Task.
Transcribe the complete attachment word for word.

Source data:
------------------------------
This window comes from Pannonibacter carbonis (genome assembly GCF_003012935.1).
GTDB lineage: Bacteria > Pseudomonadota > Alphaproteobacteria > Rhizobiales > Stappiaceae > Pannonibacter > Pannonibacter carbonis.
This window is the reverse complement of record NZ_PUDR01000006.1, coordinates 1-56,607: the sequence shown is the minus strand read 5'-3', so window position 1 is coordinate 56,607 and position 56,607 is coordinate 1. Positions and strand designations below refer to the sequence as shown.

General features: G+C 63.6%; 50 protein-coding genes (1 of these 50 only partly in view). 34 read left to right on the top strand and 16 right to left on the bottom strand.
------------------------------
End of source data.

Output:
This window comes from Pannonibacter carbonis (genome assembly GCF_003012935.1).
GTDB lineage: Bacteria > Pseudomonadota > Alphaproteobacteria > Rhizobiales > Stappiaceae > Pannonibacter > Pannonibacter carbonis.
This window is the reverse complement of record NZ_PUDR01000006.1, coordinates 1-56,607: the sequence shown is the minus strand read 5'-3', so window position 1 is coordinate 56,607 and position 56,607 is coordinate 1. Positions and strand designations below refer to the sequence as shown.

General features: G+C 63.6%; 50 protein-coding genes (1 of these 50 only partly in view). 34 read left to right on the top strand and 16 right to left on the bottom strand.